It's a small price for insurance against nuclear blackmail or attack
Mike Jackson and Julian Lewis
The Times – 22 January 2016
In October 1945, one of Britain’s leading defence scientists presented a paper to a committee of the Chiefs of Staff. It accurately predicted that atomic weapons would lead to a stalemate between the Great Powers:
“A nation may be prepared to use force,”
wrote Sir George Thomson,
“but not to the extent of accepting the almost certain destruction of most of its towns.”
After World War Two, this might
“bring a return to sanity . . . But no nation can hope for such a chance unless it has power of retaliation against probable rivals”.
Alice Thomson, Sir George’s granddaughter, suggested on these pages on Wednesday that Britain should consider alternatives to Trident while other countries continue to possess nuclear weapons. [NOTE: This is a Times alteration to what we wrote and a gloss on Ms Thomson's article, which was subtitled "Although my grandfather helped develop the Bomb and I supported deterrence, the argument no longer stacks up". JL] Her case fails to convince.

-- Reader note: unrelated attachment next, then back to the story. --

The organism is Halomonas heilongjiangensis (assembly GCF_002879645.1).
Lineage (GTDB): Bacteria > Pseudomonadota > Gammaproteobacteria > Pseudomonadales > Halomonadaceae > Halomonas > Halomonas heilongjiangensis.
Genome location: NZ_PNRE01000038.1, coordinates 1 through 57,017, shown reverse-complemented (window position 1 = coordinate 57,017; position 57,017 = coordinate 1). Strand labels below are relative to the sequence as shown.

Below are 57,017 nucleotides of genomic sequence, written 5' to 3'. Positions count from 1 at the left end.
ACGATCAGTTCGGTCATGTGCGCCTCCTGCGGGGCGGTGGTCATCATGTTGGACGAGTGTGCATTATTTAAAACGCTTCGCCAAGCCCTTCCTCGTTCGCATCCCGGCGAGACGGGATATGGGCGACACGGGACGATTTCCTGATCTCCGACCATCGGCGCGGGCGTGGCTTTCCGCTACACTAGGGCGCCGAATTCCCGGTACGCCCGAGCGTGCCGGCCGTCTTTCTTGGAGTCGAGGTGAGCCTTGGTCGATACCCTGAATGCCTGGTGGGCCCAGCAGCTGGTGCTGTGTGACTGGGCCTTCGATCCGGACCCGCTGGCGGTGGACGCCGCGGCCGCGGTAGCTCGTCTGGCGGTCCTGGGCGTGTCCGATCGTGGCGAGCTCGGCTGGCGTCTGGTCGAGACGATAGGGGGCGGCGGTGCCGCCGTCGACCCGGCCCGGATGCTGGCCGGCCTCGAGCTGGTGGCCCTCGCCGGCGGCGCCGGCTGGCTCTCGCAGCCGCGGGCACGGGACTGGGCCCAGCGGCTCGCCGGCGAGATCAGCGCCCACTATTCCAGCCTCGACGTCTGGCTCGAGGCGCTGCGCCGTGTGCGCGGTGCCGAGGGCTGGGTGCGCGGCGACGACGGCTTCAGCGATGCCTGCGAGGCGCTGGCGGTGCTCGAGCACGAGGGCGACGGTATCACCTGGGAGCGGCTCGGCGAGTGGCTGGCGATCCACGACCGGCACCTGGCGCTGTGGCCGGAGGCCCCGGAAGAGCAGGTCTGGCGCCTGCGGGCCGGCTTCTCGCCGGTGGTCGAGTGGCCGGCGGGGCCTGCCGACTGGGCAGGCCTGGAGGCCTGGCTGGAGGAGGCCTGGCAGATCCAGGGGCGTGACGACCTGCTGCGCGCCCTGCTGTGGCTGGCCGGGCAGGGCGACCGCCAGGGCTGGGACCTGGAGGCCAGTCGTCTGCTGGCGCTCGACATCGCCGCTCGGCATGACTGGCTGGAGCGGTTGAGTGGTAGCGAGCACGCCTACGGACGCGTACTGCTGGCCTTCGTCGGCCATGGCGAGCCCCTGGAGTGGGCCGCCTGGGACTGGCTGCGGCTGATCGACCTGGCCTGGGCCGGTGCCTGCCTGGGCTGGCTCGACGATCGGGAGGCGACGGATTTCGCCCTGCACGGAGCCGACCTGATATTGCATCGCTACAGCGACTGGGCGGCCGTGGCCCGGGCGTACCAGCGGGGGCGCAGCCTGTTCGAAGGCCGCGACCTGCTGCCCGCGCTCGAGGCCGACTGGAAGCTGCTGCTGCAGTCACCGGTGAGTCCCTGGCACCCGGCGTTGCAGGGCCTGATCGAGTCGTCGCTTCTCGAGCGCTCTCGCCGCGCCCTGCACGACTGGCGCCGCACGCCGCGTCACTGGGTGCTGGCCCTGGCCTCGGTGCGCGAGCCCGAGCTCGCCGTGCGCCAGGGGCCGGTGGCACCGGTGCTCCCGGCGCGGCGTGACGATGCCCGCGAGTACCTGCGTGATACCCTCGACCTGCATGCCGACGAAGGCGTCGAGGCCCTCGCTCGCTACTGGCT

She refers to “spiralling costs”, lumping together every expense likely to be incurred over the lifetime of the system. Even if the total were £167 billion, this would still amount to less than a third of one per cent of Britain’s annual GDP, as Professor Paul Cornish of Rand Europe in Cambridge, a think tank, has calculated. This is a modest premium for the ultimate insurance policy against nuclear blackmail or attack.
The fact that today’s global threats differ from those of the Cold War tells us nothing about the dangers of the next 50 years – the anticipated lifespan of the next generation of Trident submarines. Consider the extraordinary changes that took place over just 15 years from 1986 to 2001. Anyone correctly predicting them in the mid-1980s would have been seen as delusionary.
We do not believe either that public opinion has “shifted dramatically since the Cold War”. Whenever asked:
“Should Britain continue to possess nuclear weapons as long as other countries have them?”
two-thirds of those polled always say Yes, and one-quarter always say No.
One can always find a few senior officers (usually from the Army), a tiny number of former Defence Secretaries (two) and Conservative MPs (one) who think the money would be better spent on conventional forces. The views of those quoted by Ms Thomson are untypical.
The British strategic deterrent is not a panacea, and is not designed to tackle terrorist threats. Yet the dangers it deters – state nuclear blackmail or attack – cannot be averted by any other means or any quantity of conventional forces alone.
General Sir Mike Jackson was Chief of the General Staff, 2003–2006; Julian Lewis MP is Chairman of the Commons Defence Committee, writing in a personal capacity.